26Money hoarded up by a miser simply for the pleasure of hoarding, without being spent in the celebration of a hundred Horse-Sacrifices, or in relieving the want of the wise and the erudite, ultimately feds its way into the coffers of thieves and king’s courts.
27The wealth accumulated by a miser, never comes to the use of the Brahmanas, nor to that of his own relations; is never spent for any religious purpose, nor in purchasing his personal comforts, but is consumed by fire, thieves, and law-courts.
28May that wealth, which is acquired by vicious ways, or by excessive toil, or by bowing down to one’s enemies, be never yours.
29Non-cultivation thereof, is a blow to one’s learning; a shabby dress is a blow to a woman; eating after digestion is a blow to a disease; and cleverness is a blow to one’s enemies.
30Death is the penalty for theft, a separate bed is the punishment for a wife, a cold greeting is the punishment for deceitful friends, and no invitation is the punishment for Brahmanas.
31Rogues, artisans, bad men, drums, and women, are softened and set right by beating. They do not deserve good behavior.
32A mission is the true test for the efficiency of one’s servants; adversity, for the sincerity of one’s friends; and loss of fortune is the proper occasion to test the fondness of one’s wife.
33A woman takes twice as much food, is four times as much cunning, six times as much resourceful, and eight times as much amorous, as a man.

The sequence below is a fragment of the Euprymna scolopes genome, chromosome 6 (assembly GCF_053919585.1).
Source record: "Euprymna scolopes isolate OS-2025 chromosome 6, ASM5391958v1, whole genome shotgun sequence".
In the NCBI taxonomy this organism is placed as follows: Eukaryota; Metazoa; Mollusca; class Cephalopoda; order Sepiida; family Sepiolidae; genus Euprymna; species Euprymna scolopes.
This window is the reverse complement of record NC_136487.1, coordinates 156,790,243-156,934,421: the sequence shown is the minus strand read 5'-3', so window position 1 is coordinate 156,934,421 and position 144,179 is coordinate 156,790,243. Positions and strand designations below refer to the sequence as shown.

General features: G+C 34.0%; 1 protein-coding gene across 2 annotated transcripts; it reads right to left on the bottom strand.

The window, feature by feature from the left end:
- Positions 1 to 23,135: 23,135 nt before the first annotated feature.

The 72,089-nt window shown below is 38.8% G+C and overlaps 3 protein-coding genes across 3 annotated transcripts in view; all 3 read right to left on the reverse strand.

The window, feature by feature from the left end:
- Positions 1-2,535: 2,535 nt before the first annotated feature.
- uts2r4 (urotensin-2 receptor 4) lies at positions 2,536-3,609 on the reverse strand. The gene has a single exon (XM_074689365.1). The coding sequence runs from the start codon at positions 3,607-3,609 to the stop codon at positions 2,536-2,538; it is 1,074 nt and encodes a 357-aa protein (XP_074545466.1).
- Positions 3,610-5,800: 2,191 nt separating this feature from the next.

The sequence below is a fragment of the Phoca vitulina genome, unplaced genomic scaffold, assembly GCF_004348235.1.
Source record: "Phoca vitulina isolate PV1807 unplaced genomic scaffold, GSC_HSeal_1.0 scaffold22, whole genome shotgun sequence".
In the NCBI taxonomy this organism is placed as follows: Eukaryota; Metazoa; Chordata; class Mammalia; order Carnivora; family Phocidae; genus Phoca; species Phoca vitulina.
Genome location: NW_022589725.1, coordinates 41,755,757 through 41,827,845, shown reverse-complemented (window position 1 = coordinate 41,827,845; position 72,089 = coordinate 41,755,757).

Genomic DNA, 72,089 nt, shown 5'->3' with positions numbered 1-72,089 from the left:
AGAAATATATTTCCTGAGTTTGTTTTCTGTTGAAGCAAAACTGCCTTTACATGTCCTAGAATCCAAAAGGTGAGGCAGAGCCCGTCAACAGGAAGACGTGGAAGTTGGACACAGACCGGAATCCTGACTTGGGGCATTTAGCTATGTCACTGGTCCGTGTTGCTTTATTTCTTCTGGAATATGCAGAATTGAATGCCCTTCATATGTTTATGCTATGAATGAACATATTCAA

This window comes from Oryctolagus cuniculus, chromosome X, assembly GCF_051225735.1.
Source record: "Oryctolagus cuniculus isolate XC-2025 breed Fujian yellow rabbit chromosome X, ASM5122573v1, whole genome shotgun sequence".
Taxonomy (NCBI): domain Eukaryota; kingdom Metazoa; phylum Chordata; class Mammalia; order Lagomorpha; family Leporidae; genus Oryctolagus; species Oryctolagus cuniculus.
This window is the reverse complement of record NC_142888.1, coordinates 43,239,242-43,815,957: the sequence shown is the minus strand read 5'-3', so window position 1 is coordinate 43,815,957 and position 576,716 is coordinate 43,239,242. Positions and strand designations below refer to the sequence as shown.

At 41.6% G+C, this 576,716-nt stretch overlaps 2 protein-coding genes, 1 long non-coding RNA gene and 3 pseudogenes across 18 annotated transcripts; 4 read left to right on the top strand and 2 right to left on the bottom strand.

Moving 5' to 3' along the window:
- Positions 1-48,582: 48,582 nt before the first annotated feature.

34Sleep cannot be conquered by sleeping. A woman knows no satisfaction in sexual matters. Fire cannot be conquered with logs of wood, not thirst, with wines.
35Amorous fancies in women, are roused up by a meat diet and impulsive fares, by good apparels, flowers, perfumes and wine.
36-37Verily do I say unto you, O Sounaka, that even an ascetic Brahmacarin, becomes fascinated [at such a sight], and the sexual organ of a woman, is moistened at the sight of a handsome, and well-dressed youth, even if he happen to be connected with her in the relationship of a father, a brother, or a son.
38-39A woman as well as a river, let alone, is sure to take the downward course. A woman, under the circumstance, brings down the honour of her family, while a river tumbles down her banks. A free woman, or an unchecked stream of water, is sportive in her course.
40Fire is never satisfied with fuels; nor an ocean is satisfied with receiving rivers. Death knows no satiety; and a woman knows no gratification in matters sexual.
41A man knows no satiety in discoursing with good and sincere talkers; pleasure never palls; and a man knows no satisfaction as regards the increased duration of his life and increased number of his progeny.
42A king knows no gratification in the acquisition of wealth, nor is an ocean satisfied with the increase of its tributaries. A learned man knows no content in discoursing, nor the eyes suffer any satiety with their feasts of royal sight (sight of the king).